Presentation on theme: "No Entry Task: just get out your journal, and writing utensil, and then be prepared to start immediately. “Entry Task” 1/6/15."— Presentation transcript:
No Entry Task: just get out your journal, and writing utensil, and then be prepared to start immediately. “Entry Task” 1/6/15
Page 131 in SB Film can be analyzed by understanding both literary elements and cinematic techniques that create effects for the audience. To learn to “read” a film, you must understand how film and written text are similar and different. Style in a film has to do with how the visual images of the story are presented to create a certain effect. There are explicit connections between an author’s choice of literary techniques and a director’s choice of cinematic techniques.
Unit 2 Assessment 2 Vocabulary Shots and Framing Shot: a single piece of film uninterrupted by cuts. Long Shots: a shot from some distance. Shows entire person. Medium Shot: Most common. Shows person from waist up of a person. Close-up Shot: Image being shot takes up at least 80% of the frame. Often shoulders and up of a person.
Shots and Framing Continued Establishing shot: a long shot or series of shots that sets the scene, this technique is used to establish setting and to show transitions between locations. Extreme Close-Up: The image being shot is part of a whole, such as an eye or a hand. Two Shot: A scene between two people shot exclusively from an angle that includes both characters more or less equally.
Camera Angles Eye Level: a shot taken from a normal height- that is, at the character’s eye level. Most natural angle. High Angle: The camera is above the subject. This angle has the effect of making the subject look smaller than normal- weakness, powerless, and/or trapped. Low Angle: The camera films the subject from below. This angle has the effect of making the subject look larger, and thus strong, powerful and/or threatening.
Camera Movements Pan: a stationary camera moves from side to side on a horizontal axis. Tilt: A stationary camera moves up or down along a vertical axis. Zoom: a stationary camera in which the lens moves to make an object seem to move closer to or further away from the camera. Moving into a character is often a personal or revealing movement, while moving away distances or separates the audience from character.
Camera Movement Continued Dolly/Tracking: The camera is on a track that allows it to move with the action. Also refers to any camera mounted on a car, truck or helicopter. Boom/Crane: The camera is on a crane over the action. This position is used to create overhead shots.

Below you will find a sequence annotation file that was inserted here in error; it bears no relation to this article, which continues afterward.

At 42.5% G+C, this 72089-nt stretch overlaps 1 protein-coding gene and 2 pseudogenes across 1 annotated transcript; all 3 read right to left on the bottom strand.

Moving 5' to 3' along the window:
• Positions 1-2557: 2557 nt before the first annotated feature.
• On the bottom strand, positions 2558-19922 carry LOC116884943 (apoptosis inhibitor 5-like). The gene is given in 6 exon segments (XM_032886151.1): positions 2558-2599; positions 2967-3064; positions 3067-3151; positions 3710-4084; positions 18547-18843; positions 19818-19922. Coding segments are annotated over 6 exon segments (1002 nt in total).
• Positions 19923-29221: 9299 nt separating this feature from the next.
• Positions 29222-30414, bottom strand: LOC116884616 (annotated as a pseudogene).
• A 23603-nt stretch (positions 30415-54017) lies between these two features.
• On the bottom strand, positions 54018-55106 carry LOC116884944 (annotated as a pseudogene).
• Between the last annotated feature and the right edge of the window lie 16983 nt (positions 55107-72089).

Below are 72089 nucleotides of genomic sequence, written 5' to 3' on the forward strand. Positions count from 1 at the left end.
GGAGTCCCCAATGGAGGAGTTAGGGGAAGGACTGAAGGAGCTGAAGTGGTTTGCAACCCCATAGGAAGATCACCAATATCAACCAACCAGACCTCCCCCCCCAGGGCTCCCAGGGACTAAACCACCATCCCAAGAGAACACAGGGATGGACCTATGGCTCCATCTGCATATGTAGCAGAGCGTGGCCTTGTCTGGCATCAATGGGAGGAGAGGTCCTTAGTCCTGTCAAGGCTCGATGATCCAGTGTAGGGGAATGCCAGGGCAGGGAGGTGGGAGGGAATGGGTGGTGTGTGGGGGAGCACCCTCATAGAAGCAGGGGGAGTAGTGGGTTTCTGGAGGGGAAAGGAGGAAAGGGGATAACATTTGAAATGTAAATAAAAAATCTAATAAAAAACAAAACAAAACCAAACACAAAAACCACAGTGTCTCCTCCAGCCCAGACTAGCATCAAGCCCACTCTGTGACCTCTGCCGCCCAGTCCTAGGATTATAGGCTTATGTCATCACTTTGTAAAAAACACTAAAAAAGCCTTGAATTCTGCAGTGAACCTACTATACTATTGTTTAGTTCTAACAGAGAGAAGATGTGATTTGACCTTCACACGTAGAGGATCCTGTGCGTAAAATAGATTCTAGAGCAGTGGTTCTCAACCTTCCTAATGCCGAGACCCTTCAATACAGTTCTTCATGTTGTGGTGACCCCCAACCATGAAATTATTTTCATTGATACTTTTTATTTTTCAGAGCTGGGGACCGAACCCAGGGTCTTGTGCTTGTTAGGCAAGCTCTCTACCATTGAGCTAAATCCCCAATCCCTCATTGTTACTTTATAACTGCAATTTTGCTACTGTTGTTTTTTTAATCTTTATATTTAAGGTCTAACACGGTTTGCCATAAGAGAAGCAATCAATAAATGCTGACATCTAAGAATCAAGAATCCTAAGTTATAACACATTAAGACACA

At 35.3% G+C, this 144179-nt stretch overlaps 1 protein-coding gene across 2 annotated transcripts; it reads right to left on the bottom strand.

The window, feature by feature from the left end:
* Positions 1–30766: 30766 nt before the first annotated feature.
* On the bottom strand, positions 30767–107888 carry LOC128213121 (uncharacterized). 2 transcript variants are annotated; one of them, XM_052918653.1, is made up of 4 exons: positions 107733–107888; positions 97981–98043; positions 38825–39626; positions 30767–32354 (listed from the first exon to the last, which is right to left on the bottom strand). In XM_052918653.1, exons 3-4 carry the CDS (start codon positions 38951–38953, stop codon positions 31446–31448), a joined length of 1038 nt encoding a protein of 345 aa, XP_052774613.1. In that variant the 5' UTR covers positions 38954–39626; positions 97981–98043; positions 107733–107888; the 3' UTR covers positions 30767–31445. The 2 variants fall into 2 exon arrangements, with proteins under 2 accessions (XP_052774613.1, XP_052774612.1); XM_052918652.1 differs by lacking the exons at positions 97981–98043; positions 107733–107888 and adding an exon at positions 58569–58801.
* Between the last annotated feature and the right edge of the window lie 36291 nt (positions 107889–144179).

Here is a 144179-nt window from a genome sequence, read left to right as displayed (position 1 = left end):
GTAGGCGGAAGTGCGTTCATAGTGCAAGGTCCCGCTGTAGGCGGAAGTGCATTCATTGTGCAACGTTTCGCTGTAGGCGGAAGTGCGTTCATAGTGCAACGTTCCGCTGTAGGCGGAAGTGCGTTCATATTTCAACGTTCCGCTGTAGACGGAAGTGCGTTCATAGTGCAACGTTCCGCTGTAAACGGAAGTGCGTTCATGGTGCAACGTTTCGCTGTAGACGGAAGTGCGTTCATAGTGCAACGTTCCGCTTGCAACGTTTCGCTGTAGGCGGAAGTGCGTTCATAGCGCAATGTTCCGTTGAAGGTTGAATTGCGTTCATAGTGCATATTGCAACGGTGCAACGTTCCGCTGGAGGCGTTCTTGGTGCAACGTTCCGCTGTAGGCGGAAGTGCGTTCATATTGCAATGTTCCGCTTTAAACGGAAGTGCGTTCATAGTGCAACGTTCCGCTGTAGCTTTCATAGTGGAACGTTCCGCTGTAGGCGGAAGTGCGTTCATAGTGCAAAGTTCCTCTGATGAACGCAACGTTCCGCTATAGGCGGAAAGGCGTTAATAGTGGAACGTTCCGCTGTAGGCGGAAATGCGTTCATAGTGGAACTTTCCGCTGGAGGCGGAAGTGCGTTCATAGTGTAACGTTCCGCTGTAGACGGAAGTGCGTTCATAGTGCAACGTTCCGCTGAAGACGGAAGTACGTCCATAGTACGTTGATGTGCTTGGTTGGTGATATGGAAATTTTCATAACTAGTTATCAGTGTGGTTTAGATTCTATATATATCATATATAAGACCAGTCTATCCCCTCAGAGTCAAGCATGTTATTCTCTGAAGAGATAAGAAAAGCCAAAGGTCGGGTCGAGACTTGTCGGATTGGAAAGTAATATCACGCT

Lighting High Key: The scene is flooded with light, creating a bright and open-looking scene. Low Key: The scene is flooded with shadows and darkness, creating suspense or suspicion. Bottom or Side Lighting: Direct lighting comes from below or the side, which often makes the subject appear dangerous or evil. Front or Back Lighting: Soft Lighting on an actor’s face or from behind gives the appearance of innocence or goodness- a halo effect.
Editing Techniques Cut: The most common editing techniques; two pieces of film are spliced together to cut to another image. Fade: A gradual change in the light to move from one scene to another. Dissolve: A type of fade in which one image is slowly replaced by another. It can create a connection been images. Wipe: a New image wipes off the previous image- it’s more fluid than a cut and quicker than a dissolve.
Editing Techniques Continued Flashback: A cut or dissolve to an action that happened in the past. Shot-Reverse Shot: A shot of one subject, then another, and then back to the first: often used for conversation with reaction shots. Cross Cutting: A cut into action that is happening simultaneously. Creates tension or suspense and can forms a connection between scenes. Eye-Line Match: A cut from an object to a person. This technique shows what a person seems to be looking at and can help reveal a character’s thoughts.
Sound Diegetic: This type of sound could logically be heard by the characters in the film Non-Diegetic: This type of sound cannot be heard by the characters. It is designed for audience reaction only (ominous music to foreshadow an event).
In your journal, first blank page after vocabulary section… Create a Venn Diagram with Cinematic Techniques in one circle, and Literary Techniques in the other. Label the overlapping section Similarities. With a partner, brainstorm elements for the Literary Techniques and Similarities sections. In the Cinematic Techniques, list the main categories of techniques (shots, lighting, etc).
Apply new knowledge We will now watch a youtube video by Prince Ea (the same person who did the “Can we Auto Correct Humanity?”). https://www.youtube.com/watch?v=itvnQ2Q B4yc https://www.youtube.com/watch?v=itvnQ2Q B4yc Take notes about cinematic techniques you notice, and what they were used for.
HW Choose two significant cinematic techniques that were used in the video. Write a paragraph that explains the effect of these two techniques in the video (that’s right, one effect claim for two techniques). Your paragraph should have a claim, followed by 3 pieces of evidence from the clip, and commentary connecting the evidence to the identified effect. The paragraph should end with a concluding sentence about the overall effect/message of the video.
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